Finally, the stability of these solutions is discussed and various tests for stability are obtained, together with methods to establish the existence of periodic solutions.

You will learn

Successful study of this module should enhance your skills in understanding complex mathematical texts, constructing solutions to problems logically and communicating mathematical ideas clearly.

Teaching and assessment

Support from your tutor

Throughout your module studies, you’ll get help and support from your assigned module tutor. They’ll help you by:

  • Marking your assignments (TMAs) and providing detailed feedback for you to improve.
  • Guiding you to additional learning resources.
  • Providing individual guidance, whether that’s for general study skills or specific module content.
  • Facilitating online discussions between your fellow students, in the dedicated module and tutor group forums.

Module tutors also run online tutorials throughout the module. Where possible, recordings of online tutorials will be made available to students. While these tutorials won’t be compulsory for you to complete the module, you’re strongly encouraged to take part. If you want to participate, you’ll likely need a headset with a microphone.

Assessment

The assessment details can be found in the facts box above.

You will be expected to submit your tutor-marked assignments (TMAs) online using the eTMA system, unless there are some difficulties which prevent you from doing so. In these circumstances, you must negotiate with your tutor to get their agreement to submit your assignment on paper.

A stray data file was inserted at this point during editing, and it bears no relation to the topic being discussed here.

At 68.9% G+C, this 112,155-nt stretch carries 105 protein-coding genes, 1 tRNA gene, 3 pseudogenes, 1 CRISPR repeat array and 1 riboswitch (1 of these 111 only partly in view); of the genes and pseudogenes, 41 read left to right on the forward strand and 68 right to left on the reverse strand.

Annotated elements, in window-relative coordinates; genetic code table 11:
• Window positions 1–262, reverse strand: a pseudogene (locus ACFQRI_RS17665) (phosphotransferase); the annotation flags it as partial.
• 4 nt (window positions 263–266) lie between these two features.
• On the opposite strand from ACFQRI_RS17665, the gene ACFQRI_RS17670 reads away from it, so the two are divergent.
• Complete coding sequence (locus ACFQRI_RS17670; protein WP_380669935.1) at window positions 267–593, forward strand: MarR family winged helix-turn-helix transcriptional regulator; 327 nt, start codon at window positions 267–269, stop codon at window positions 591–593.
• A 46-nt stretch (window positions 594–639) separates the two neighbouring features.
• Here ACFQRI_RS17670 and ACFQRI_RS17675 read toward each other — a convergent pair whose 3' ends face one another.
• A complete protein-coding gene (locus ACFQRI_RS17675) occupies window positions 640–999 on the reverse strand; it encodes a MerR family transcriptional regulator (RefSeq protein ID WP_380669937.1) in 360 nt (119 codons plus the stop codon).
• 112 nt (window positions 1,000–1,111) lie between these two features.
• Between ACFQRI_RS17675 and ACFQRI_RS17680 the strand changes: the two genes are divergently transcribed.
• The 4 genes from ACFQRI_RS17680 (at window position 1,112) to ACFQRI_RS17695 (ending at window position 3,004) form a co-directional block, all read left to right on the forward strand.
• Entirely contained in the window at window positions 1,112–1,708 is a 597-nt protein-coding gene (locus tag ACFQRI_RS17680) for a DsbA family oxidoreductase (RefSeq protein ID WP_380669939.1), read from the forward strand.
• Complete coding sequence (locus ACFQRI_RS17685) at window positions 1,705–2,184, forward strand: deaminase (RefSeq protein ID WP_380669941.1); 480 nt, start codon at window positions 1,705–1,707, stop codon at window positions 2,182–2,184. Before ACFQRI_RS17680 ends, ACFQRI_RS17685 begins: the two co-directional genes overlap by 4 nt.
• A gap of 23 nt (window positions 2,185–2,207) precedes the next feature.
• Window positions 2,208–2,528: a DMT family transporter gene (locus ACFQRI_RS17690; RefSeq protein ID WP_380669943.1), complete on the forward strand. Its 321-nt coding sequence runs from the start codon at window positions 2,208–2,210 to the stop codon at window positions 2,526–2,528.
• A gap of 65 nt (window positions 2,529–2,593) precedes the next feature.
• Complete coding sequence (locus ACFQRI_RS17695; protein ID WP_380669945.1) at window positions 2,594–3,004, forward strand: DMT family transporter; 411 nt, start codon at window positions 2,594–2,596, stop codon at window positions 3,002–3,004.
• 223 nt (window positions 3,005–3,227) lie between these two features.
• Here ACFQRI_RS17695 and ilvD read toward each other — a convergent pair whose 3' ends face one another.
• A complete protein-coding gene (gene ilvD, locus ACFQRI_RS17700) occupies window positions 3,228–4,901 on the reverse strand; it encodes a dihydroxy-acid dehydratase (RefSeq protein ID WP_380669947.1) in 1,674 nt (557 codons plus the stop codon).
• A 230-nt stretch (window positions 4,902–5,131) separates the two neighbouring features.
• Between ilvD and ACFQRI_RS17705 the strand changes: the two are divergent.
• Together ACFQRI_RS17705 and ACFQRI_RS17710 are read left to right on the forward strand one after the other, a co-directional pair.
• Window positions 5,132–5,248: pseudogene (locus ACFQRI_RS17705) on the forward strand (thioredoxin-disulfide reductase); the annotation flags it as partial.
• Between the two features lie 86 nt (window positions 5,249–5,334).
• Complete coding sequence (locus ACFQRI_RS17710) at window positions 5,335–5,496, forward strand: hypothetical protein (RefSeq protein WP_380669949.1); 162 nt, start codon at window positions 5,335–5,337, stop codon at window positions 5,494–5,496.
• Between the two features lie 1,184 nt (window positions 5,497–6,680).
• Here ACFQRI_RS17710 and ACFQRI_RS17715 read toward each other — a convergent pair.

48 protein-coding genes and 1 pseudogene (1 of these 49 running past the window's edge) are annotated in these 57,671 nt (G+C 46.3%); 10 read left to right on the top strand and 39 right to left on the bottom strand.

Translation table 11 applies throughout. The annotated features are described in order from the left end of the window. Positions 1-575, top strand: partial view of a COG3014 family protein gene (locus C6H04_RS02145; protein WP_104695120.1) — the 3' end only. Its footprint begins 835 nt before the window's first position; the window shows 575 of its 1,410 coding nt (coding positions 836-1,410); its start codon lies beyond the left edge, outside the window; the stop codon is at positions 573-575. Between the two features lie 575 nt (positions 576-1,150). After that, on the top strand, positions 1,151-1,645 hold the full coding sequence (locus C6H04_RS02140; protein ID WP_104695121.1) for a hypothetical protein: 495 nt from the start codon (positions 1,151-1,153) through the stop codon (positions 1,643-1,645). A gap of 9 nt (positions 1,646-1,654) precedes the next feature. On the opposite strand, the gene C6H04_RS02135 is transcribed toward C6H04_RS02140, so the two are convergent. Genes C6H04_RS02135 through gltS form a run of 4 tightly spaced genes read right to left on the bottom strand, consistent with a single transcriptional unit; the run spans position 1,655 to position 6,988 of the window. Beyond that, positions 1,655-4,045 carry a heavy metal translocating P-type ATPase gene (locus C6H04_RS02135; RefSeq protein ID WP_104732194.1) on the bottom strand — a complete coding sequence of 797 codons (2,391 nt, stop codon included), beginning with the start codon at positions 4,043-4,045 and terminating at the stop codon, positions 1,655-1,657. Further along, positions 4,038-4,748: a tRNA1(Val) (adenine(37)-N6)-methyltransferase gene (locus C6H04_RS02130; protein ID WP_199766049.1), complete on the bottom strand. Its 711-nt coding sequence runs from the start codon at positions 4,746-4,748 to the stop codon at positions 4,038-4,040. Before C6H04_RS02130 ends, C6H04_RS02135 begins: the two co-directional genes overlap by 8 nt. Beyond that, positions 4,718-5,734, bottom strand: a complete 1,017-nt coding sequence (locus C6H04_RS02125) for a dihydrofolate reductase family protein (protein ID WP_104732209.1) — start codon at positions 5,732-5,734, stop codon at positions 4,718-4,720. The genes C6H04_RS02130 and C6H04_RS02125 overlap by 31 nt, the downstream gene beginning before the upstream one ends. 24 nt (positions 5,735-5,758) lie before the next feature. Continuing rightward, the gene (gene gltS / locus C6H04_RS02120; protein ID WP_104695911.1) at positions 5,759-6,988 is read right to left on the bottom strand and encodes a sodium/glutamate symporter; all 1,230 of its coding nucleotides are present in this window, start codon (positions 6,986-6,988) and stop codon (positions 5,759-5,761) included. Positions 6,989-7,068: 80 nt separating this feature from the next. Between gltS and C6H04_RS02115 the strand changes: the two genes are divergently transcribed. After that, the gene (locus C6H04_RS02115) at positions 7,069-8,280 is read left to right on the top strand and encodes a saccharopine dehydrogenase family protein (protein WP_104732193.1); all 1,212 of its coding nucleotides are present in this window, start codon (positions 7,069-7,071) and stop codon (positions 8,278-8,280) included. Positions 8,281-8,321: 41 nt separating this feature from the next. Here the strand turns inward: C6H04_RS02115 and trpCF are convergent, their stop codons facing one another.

Course work includes

4 Tutor-marked assignments (TMAs)
Examination
No residential school

Future availability

Nonlinear ordinary differential equations (M821) starts once a year – in October.

This page describes the module that will start in October 2021.

We expect it to start for the last time in October 2024.

Regulations

As a student of The Open University, you should be aware of the content of the academic regulations which are available on our Student Policies and Regulations website.

    Entry requirements

    To study this module you must declare the MSc in Mathematics (or another qualification towards which the module can count) as your qualification intention.

    Normally, you should have also completed Calculus of variations and advanced calculus (M820), one of the entry modules for the MSc in Mathematics (F04). This will prepare you for studying applied mathematics at this level. Some familiarity with ordinary differential equations at advanced undergraduate level would be an advantage.

    All teaching is in English and your proficiency in the English language should be adequate for the level of study you wish to take. We strongly recommend that students have achieved an IELTS (International English Language Testing System) score of at least 7. To assess your English language skills in relation to your proposed studies you can visit the IELTS website.

    If you have any doubt about the suitability of the module, please speak to an adviser.

    Register

    Start End Fee Register
    02 Oct 2021 Jun 2022 Not yet available

    Registration closes 09/09/21 (places subject to availability)

    Register
    This module is expected to start for the last time in October 2024.

    Future availability